‘We made the best of a bad situation’
Steelworkers vote in temporary workforce at IOC
Ron Thomas says he doesn’t know what would’ve happened if the union voted differently on Feb. 2.
Thomas, president of the United Steelworkers local in Labrador city, refers to a vote the members took on extending a temporary workforce.
“A bunch of different things could have happened,” he told TC Media. “The company could have brought in contractors, hired other workers, honestly, I really don’t know.”
He said that fear of the unknown was probably one of the factors members weighed when they cast their ballot. Thomas said 69 per cent of the workers voted and it squeaked by with 53 per cent in favour of accepting the deal. IOC has had the temporary workforce in place for six months now and this extends that agreement until the end of the union contract in 2018.
The workers were brought in to alleviate the forced overtime union members were taking on to meet workforce demands. Thomas said in a past interview with TC Media the union has seen about 200 people leave in the last few years.
The agreement has a number of conditions, including all union members getting a chance to work before any temporary workers are called in, temporary workers getting no accrued security, and temporary workers not comprising more than 12.5 per cent of the total bargaining unit. In addition, the company has to hire 62 full-time workers in the year.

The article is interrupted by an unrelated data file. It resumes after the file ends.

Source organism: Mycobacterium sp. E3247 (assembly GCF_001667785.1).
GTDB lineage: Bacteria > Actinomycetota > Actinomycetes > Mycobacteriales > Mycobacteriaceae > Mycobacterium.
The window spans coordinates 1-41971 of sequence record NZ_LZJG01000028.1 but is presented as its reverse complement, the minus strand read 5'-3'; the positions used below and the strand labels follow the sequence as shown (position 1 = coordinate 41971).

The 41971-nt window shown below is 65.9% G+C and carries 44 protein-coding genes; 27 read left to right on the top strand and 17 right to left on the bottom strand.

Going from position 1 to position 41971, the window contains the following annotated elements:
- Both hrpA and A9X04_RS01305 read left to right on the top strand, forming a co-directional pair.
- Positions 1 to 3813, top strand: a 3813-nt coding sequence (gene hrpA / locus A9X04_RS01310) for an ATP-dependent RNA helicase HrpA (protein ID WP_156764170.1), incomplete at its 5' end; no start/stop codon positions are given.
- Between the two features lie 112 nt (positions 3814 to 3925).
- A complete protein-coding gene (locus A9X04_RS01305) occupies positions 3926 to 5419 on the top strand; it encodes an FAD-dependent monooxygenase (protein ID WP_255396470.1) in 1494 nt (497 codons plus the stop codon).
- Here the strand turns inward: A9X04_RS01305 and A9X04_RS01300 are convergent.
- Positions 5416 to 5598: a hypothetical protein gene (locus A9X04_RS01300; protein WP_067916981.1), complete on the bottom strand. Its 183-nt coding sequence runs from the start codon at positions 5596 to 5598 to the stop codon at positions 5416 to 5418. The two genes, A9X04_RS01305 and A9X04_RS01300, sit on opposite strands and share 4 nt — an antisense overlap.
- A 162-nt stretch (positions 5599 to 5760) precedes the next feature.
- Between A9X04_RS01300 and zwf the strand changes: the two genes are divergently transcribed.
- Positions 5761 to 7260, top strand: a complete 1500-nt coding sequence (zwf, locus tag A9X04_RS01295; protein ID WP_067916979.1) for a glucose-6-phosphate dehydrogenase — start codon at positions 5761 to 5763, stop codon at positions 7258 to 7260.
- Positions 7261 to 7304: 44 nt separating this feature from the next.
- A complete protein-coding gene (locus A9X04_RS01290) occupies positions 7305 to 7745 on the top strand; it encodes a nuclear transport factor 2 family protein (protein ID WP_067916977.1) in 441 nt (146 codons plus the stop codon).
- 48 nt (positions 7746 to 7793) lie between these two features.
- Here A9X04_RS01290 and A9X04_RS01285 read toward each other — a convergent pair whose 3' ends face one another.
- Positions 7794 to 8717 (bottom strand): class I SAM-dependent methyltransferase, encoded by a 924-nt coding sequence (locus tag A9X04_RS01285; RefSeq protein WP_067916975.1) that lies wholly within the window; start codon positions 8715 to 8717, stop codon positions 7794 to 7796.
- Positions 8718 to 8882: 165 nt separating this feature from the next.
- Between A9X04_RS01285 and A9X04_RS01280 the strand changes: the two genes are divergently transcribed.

Thomas said those conditions weren’t there when negotiations started and he thinks they’ve done a good job of protecting the union.
“We had to make sure our people were protected,” he said. “We didn’t want people doing the same work and not getting the same benefits but we need to protect the union.”
The vote, if nothing else, shows a divided union. Thomas said there are arguments to be made on both sides, with plenty of valid points for and against the temporary workforce.
He said ultimately the vote shows workers are still distrustful of IOC, which has had a sour relationship with the union for years. IOC recently made some big changes at the top, with Clayton Walker being named the new CEO.
Thomas said it is too early to say what impact that change will have but so far, signs are good.
“He got rid of some of the people we had problems with other there,” Thomas said. “We’ll see how it goes.”
He said while they voted to accept the temporary workforce, it wasn’t something anyone in the union wanted.
“We made the best of a bad situation.”
United Steelworkers local president Ron Thomas said the close vote on the temporary workforce shows how far the company and union still have to go to repair the relationship.